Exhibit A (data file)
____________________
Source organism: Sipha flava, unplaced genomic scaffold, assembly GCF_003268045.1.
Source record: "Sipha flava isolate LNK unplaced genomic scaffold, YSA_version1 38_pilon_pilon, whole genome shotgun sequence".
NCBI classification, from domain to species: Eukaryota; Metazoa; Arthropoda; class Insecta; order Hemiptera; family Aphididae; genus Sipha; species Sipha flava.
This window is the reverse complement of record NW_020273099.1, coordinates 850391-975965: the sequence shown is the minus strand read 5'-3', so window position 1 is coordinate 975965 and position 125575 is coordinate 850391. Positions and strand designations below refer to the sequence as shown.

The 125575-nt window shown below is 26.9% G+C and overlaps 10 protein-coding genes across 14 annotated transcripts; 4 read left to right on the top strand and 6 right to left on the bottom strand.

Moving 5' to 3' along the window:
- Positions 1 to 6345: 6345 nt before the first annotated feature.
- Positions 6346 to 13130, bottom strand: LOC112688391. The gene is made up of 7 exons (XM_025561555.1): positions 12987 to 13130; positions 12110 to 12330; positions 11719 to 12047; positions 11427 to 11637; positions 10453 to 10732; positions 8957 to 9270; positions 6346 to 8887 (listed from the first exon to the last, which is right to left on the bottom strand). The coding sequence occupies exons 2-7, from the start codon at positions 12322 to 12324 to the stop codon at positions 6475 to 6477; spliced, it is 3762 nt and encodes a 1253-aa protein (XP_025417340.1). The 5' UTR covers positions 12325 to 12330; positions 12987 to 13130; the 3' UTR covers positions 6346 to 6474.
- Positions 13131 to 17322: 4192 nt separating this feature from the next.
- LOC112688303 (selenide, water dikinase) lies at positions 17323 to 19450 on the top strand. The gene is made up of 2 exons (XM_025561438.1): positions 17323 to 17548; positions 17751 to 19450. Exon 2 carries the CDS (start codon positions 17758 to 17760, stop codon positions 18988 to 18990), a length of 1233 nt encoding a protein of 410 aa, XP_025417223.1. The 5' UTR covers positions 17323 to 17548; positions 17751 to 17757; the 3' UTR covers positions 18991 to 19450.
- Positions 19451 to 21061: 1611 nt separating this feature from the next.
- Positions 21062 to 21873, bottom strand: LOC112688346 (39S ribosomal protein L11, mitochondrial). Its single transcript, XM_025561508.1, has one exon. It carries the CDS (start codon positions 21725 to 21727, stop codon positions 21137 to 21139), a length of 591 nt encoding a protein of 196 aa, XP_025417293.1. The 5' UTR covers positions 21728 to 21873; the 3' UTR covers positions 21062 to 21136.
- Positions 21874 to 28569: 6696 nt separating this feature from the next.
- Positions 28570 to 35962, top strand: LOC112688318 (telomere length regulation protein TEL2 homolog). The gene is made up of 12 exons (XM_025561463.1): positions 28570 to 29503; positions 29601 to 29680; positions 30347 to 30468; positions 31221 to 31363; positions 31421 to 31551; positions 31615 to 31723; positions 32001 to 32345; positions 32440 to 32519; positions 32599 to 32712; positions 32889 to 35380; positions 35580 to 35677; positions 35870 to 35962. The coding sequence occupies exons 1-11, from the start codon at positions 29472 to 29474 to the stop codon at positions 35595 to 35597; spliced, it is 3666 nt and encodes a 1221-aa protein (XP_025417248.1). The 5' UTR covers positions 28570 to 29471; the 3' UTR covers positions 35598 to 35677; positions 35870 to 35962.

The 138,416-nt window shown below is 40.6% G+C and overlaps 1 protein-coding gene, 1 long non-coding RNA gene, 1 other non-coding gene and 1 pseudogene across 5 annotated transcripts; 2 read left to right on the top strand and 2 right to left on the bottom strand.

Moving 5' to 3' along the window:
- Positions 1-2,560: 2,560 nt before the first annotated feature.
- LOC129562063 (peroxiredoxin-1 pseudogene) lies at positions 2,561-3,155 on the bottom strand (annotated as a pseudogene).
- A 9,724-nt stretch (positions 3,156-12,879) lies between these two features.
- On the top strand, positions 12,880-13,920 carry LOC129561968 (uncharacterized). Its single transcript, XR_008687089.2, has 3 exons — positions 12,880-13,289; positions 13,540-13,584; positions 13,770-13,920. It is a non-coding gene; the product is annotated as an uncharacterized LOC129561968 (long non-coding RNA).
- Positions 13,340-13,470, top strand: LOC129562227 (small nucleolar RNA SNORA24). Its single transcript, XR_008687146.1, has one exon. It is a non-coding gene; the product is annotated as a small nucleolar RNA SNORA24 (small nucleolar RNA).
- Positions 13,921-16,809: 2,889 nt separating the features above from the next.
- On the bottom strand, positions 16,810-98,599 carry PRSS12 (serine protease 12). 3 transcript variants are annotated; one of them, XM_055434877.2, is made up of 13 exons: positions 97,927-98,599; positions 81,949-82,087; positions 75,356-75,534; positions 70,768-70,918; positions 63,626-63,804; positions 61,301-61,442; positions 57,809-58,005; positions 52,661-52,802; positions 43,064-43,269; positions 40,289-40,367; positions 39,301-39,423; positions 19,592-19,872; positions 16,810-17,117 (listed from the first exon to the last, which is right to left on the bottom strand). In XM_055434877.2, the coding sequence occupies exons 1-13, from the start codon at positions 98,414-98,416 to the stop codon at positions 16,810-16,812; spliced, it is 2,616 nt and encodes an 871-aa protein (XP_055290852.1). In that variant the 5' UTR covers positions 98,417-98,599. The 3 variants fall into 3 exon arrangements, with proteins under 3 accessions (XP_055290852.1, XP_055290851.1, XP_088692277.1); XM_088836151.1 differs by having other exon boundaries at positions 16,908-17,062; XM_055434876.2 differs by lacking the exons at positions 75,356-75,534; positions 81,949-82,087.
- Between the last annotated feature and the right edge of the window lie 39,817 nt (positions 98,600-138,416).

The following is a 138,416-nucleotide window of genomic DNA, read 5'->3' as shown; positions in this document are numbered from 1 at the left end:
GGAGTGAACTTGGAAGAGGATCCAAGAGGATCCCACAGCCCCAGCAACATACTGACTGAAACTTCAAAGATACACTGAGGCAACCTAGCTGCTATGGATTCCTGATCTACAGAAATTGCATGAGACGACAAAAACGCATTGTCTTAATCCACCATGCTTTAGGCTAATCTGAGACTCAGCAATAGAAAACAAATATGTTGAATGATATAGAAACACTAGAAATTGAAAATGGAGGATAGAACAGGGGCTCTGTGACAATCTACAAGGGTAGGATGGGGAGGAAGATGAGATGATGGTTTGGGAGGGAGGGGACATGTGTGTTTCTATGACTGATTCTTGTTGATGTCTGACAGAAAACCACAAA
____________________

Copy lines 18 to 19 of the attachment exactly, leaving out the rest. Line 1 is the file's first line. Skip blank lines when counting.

- LOC129562063 (peroxiredoxin-1 pseudogene) lies at positions 2,561-3,155 on the bottom strand (annotated as a pseudogene).
- A 9,724-nt stretch (positions 3,156-12,879) lies between these two features.